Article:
UNF Spinnaker

Review of ‘Da 5 Bloods’

Kaitlyn Bowers, Video Director

Spike Lee has never been afraid to tackle taboo topics in the African American community, and his latest film “Da 5 Bloods” is no different, showcasing the effects of the Vietnam War on the black members of the U.S. forces. 

This film follows a group of four Vietnam war veterans—Otis, Paul, Eddie, and Melvin—and Paul’s son David as they journey back to the land they once fought in to retrieve the remains of their old squad leader Stormin’ Norm and find the gold that comes along with him.

The film begins with quotes from prominent people such as Muhammad Ali and Angela Davis, powerful imagery of black men serving in the Vietnam War, and footage of important events such as America’s landing on the moon, affectionately called “Da Moon.” The montage holds a clear message: racial tensions were and still are real in America. 

Immediately, the characters have a strong connection, despite falling out of touch with each other throughout the years. However, Spike Lee does a good job of diversifying characters who one might assume would think similarly. In this case, he writes Paul, a black man, as a supporter of President Donald Trump, much to the chagrin of the other characters. His “Make America Great Again” hat becomes a motif throughout the film, worn by several different characters, with each wear carrying a unique meaning. 

Norm, played by Chadwick Boseman of “Black Panther,” has an impact that is almost palpable throughout the film. Through the audience’s connection to the group, they feel connected to Norm. The search for his remains becomes nearly as important to the audience as it is to the Bloods.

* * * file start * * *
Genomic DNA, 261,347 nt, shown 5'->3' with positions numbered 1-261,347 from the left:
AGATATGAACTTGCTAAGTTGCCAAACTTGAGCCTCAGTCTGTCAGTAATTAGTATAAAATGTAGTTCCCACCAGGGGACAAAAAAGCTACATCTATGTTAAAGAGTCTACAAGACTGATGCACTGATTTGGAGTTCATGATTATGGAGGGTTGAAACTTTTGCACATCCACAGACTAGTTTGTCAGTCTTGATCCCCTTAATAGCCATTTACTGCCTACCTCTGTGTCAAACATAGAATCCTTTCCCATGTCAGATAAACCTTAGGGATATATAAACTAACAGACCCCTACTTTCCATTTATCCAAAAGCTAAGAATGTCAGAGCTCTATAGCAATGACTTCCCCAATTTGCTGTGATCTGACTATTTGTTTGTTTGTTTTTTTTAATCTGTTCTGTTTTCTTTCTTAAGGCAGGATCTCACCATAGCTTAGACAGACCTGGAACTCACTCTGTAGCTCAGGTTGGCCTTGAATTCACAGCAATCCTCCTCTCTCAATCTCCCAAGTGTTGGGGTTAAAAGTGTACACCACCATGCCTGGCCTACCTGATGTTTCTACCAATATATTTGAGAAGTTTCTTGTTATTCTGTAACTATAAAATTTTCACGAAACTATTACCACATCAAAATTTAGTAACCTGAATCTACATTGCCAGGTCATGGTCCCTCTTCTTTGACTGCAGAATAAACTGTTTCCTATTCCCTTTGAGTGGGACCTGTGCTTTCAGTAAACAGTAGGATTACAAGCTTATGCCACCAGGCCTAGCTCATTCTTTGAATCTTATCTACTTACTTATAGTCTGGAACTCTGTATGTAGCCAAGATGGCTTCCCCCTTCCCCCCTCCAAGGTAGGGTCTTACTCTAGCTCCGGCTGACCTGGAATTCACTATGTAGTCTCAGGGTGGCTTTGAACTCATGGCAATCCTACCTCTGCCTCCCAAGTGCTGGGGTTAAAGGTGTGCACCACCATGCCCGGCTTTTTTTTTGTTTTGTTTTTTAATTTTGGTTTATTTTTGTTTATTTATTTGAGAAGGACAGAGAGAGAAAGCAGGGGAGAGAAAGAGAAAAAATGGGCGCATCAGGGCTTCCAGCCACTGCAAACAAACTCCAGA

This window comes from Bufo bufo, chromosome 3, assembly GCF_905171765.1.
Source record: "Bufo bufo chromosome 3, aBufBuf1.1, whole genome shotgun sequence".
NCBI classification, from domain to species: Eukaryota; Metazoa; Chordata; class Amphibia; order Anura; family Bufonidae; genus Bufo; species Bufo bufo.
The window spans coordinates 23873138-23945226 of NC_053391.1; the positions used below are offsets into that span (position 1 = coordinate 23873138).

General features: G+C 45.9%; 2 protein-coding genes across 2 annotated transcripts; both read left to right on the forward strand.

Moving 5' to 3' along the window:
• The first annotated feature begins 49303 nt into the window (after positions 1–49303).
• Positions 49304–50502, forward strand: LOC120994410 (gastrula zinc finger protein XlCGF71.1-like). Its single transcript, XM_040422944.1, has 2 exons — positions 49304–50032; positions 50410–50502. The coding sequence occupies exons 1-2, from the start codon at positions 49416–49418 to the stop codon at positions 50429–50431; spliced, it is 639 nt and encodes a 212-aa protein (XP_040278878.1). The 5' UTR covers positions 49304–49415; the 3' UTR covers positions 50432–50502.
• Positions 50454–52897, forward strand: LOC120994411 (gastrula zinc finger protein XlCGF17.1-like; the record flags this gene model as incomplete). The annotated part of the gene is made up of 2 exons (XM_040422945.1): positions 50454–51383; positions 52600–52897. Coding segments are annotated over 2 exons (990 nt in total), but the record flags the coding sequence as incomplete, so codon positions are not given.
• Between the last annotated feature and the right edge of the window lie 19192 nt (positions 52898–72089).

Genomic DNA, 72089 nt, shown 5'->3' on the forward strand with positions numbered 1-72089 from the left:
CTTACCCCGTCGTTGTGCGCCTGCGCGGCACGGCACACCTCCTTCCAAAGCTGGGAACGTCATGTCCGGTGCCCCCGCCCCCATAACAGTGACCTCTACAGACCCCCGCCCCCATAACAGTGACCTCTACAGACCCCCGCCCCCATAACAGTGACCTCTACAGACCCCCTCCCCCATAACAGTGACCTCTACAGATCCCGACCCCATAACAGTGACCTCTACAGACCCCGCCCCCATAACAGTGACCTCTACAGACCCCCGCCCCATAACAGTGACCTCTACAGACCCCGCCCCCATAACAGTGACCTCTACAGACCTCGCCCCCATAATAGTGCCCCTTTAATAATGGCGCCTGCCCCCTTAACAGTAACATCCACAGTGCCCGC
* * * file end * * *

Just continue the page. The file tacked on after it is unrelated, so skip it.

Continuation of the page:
As any film connected to the Vietnam war does, “Da 5 Bloods” touches heavily on PTSD. While all members of the group suffer from it, it affects Paul the most, although he is stubborn to admit it. There are many tear-inducing moments throughout the film that highlight this.

Like most Spike Lee films, “Da 5 Bloods” is, at times, a comedy. However, funny moments don’t always last long. This film doesn’t hold back on showing the horrors and complexities of war, shown most prominently in the flashback of the Bloods hearing the news of Martin Luther King’s assassination. 

Spike Lee’s way of showcasing the memories of the Bloods is interesting; he chooses to keep the characters old, rather than casting younger actors to play them. He also adds a nice touch by changing the film from crisp digital cinematography to a grainy 16mm when in these flashbacks, sending the audience into the moment. 

Delroy Lindo, known for his recurring roles in Spike Lee films, puts on the show of a lifetime as Paul, and his chemistry with his onscreen son David, played by Jonathan Majors, carries the movie into its deepest, most soul wrenching moments. 

This film is not for the faint of heart. Between the gritty imagery and the, at times, offensive language, Spike Lee holds nothing back in showing the effects of the Vietnam War. At its core, however, it is a story of redemption, friendship and pure love. It can be heartbreaking at moments, but always powerful in its message.

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Review of ‘Da 5 Bloods’